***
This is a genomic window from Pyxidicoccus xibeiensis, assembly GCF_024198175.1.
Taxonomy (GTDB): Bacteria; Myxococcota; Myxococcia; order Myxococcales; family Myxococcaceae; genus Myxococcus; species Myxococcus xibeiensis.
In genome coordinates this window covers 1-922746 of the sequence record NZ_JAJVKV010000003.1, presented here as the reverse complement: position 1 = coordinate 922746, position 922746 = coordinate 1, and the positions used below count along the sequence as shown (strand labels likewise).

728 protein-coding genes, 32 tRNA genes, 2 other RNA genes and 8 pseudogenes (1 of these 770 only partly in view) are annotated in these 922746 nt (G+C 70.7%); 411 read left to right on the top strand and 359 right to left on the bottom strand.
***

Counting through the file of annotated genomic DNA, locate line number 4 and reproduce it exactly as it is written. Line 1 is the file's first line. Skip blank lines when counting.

728 protein-coding genes, 32 tRNA genes, 2 other RNA genes and 8 pseudogenes (1 of these 770 only partly in view) are annotated in these 922746 nt (G+C 70.7%); 411 read left to right on the top strand and 359 right to left on the bottom strand.